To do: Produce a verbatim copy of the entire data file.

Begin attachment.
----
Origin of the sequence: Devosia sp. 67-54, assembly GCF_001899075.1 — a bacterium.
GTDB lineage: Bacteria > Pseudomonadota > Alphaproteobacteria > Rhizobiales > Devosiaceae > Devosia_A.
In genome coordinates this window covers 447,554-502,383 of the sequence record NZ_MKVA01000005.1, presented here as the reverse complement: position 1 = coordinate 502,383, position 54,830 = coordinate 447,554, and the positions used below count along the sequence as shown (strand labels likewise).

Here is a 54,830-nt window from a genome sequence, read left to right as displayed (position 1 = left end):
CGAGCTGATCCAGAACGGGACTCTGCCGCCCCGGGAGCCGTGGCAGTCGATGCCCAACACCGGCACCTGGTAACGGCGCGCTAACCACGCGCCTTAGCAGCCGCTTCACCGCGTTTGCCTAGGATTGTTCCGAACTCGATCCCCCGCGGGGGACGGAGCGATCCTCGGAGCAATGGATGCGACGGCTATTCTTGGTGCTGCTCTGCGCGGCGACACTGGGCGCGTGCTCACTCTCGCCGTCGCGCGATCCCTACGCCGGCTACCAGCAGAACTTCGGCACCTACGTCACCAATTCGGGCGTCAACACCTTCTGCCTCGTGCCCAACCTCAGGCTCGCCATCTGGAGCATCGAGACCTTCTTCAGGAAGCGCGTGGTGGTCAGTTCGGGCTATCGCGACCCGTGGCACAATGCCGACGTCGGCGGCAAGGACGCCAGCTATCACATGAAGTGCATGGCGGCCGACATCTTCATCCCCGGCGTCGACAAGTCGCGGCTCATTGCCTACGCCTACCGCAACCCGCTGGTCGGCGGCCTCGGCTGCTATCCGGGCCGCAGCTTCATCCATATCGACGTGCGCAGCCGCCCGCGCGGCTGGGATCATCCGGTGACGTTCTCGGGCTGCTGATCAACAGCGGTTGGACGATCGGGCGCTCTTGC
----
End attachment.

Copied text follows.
Origin of the sequence: Devosia sp. 67-54, assembly GCF_001899075.1 — a bacterium.
GTDB lineage: Bacteria > Pseudomonadota > Alphaproteobacteria > Rhizobiales > Devosiaceae > Devosia_A.
In genome coordinates this window covers 447,554-502,383 of the sequence record NZ_MKVA01000005.1, presented here as the reverse complement: position 1 = coordinate 502,383, position 54,830 = coordinate 447,554, and the positions used below count along the sequence as shown (strand labels likewise).

Here is a 54,830-nt window from a genome sequence, read left to right as displayed (position 1 = left end):
CGAGCTGATCCAGAACGGGACTCTGCCGCCCCGGGAGCCGTGGCAGTCGATGCCCAACACCGGCACCTGGTAACGGCGCGCTAACCACGCGCCTTAGCAGCCGCTTCACCGCGTTTGCCTAGGATTGTTCCGAACTCGATCCCCCGCGGGGGACGGAGCGATCCTCGGAGCAATGGATGCGACGGCTATTCTTGGTGCTGCTCTGCGCGGCGACACTGGGCGCGTGCTCACTCTCGCCGTCGCGCGATCCCTACGCCGGCTACCAGCAGAACTTCGGCACCTACGTCACCAATTCGGGCGTCAACACCTTCTGCCTCGTGCCCAACCTCAGGCTCGCCATCTGGAGCATCGAGACCTTCTTCAGGAAGCGCGTGGTGGTCAGTTCGGGCTATCGCGACCCGTGGCACAATGCCGACGTCGGCGGCAAGGACGCCAGCTATCACATGAAGTGCATGGCGGCCGACATCTTCATCCCCGGCGTCGACAAGTCGCGGCTCATTGCCTACGCCTACCGCAACCCGCTGGTCGGCGGCCTCGGCTGCTATCCGGGCCGCAGCTTCATCCATATCGACGTGCGCAGCCGCCCGCGCGGCTGGGATCATCCGGTGACGTTCTCGGGCTGCTGATCAACAGCGGTTGGACGATCGGGCGCTCTTGC